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Criterion Collection: Fellini Satyricon | Blu-ray Review

Fellini Satyricon Federico Fellini Blu-ray

Considered amongst the few surviving ancient novels as one of the best depictions of the wild debauchery that seized early Roman society, Petronius’s episodically fractured text The Satyricon tells the tale of Encolpius and his friend and occasional lover Ascyltus, a pair of former gladiators, as they venture through a society rife with overindulgence, sexual proclivity and flippant violence, rotating in form and tone from serious to silly, poetic narrative prose to lyrical verse throughout. Fellini Satyricon, Federico Fellini’s extremely loose adaptation of Petronius’s novel, takes this already loose narrative form and applies the structure as a lens for interpreting the history of antiquity itself – vividly alien, wholly broken and humanly detached from our own worldly norms. The result is a film that, in its unleashed inhibitions, leaves us as an audience in awe of its cinematic freedom, yet at odds with the tale as an empathetic journey through time.

Fellini’s film takes the basic storyline from the novel, setting Encolpius and his companion Ascyltus through the early Roman landscape still under the rule of Nero, the fifth Roman Emperor. From there, it differs wildly in tone and narrative, depicting a seemingly endless parade of horrors and grotesqueries theatrically constructed within the famed Cinecittà Studios in a Rome far removed from the cinematic incarnation it finally bore witness to. Amidst massive film sets and props that purposefully peeked behind the veil of realism to reveal the artifice of cinema inherent in extravagant make-up, costuming and exaggerated performance, Fellini laid out a narrative purposefully incoherent, letting the narrative play out like a series of dream sequences that harken back to times long past, yet feel more the moody stuff of science fiction than the bawdy sword and sandal dramas that came before.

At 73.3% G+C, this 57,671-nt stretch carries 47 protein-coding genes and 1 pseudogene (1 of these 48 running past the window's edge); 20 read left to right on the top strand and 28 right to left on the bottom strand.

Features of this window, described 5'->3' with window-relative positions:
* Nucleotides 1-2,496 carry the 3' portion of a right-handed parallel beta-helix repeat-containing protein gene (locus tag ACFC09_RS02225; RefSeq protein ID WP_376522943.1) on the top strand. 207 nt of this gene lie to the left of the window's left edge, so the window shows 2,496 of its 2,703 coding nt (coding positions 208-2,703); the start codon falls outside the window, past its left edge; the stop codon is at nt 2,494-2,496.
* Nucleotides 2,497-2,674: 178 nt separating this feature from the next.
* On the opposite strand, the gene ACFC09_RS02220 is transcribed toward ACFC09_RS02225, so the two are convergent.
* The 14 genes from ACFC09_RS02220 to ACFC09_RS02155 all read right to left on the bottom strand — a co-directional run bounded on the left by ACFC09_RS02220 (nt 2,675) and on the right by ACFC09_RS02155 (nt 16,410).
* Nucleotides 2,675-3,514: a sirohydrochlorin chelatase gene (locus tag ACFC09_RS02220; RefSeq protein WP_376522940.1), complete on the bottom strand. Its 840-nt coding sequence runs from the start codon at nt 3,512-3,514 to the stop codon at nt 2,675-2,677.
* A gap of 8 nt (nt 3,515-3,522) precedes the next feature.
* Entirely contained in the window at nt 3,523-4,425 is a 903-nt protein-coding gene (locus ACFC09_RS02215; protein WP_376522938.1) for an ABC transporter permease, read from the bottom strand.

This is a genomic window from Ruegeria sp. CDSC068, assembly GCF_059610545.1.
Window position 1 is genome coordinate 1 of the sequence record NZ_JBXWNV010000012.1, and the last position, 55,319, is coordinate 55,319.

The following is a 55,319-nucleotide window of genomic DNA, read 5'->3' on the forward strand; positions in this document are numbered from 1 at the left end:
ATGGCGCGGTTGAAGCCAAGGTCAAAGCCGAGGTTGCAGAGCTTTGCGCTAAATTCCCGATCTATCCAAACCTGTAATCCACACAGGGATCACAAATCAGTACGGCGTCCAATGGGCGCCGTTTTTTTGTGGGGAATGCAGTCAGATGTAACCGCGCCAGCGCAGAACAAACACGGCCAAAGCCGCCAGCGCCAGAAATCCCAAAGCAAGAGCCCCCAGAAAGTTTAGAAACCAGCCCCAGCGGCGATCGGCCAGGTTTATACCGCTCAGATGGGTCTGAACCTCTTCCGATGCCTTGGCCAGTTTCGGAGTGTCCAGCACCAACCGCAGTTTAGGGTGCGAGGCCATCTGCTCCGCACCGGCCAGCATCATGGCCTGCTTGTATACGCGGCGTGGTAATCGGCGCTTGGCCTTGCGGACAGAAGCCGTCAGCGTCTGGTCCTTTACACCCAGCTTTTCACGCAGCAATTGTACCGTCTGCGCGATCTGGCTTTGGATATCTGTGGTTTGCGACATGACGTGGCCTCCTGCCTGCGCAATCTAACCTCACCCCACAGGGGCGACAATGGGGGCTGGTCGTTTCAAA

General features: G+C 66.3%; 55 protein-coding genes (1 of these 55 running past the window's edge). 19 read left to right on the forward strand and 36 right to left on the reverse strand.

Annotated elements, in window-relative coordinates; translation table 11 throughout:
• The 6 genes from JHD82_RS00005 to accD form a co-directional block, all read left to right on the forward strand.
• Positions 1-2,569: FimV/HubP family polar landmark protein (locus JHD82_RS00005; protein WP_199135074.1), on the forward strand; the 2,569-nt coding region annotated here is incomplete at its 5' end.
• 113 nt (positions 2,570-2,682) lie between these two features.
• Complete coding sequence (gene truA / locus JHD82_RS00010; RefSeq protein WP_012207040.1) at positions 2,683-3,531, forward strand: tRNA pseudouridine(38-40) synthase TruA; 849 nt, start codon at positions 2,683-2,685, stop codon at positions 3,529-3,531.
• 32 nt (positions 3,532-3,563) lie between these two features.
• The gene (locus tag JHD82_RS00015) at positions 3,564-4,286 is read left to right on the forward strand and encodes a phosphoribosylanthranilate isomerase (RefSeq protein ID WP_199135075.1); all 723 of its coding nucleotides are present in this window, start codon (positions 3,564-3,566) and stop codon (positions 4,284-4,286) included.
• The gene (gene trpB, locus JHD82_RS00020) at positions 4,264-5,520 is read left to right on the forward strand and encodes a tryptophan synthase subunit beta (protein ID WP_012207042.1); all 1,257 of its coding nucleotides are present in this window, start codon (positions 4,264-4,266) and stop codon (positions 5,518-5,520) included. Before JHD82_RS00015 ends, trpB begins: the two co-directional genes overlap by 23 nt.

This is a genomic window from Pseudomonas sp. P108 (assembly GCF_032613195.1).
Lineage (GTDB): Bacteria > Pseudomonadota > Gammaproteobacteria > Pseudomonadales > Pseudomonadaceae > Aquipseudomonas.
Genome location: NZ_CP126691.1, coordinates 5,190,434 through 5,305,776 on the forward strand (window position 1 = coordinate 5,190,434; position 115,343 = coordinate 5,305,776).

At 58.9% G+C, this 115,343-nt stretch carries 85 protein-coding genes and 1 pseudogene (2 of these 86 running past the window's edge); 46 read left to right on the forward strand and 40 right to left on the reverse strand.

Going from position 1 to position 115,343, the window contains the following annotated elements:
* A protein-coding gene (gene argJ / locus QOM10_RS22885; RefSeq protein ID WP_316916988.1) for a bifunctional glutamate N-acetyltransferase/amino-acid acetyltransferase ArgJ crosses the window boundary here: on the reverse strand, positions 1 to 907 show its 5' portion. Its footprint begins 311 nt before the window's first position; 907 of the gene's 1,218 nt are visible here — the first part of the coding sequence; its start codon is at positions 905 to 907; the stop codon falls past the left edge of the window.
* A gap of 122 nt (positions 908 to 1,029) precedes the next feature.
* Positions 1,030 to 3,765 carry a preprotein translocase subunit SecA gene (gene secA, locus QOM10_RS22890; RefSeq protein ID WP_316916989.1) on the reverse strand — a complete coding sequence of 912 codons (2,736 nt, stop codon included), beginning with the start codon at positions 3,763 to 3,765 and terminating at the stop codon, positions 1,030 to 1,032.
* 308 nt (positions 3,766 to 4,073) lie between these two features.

It’s imperative to remember that Fellini’s film first saw the dark of cinemas back in 1969 at the height of the hippy movement and just a year after Les Blank’s free spirited docu-portrait of the cultural revolution in God Respects Us When We Work, But Loves Us When We Dance, which in its free form celebration of hippy culture rides on a similarly exuberantly sexual wavelength, albeit one that holds up hope for the future, rather than declaiming the past wholly unknowable. Satyricon, in its depiction of young androgynous men wandering through bleakly envisioned Roman banquets, brothels and bloodshed, wreaks of the late 60s. Despite its biting historical critique, the film exudes a psychedelic air that in some ways makes it more a highbrow ancestor to Alejandro Jodorowsky’s midnight stoner favorite The Holy Mountain than a work in the lineage of La Strada or .

That’s to say that Fellini Satyricon holds its audience at arms length, emptying any empathy one might expect from the incredibly personal filmmaker we’d come to know as Fellini. Instead, it fills the void left behind with the hatefulness of men, their tendencies for violence, their bottomless greed, their fervent lust, blending it all together without regard for continuity or comprehension in a whirlwind of color and flesh. If you can embrace the callous calamity that remains amidst the visual wonders and cinematic oddities Fellini threw at the screen, there is a raucous and bracing version of unknowable history to be had.

Disc Review: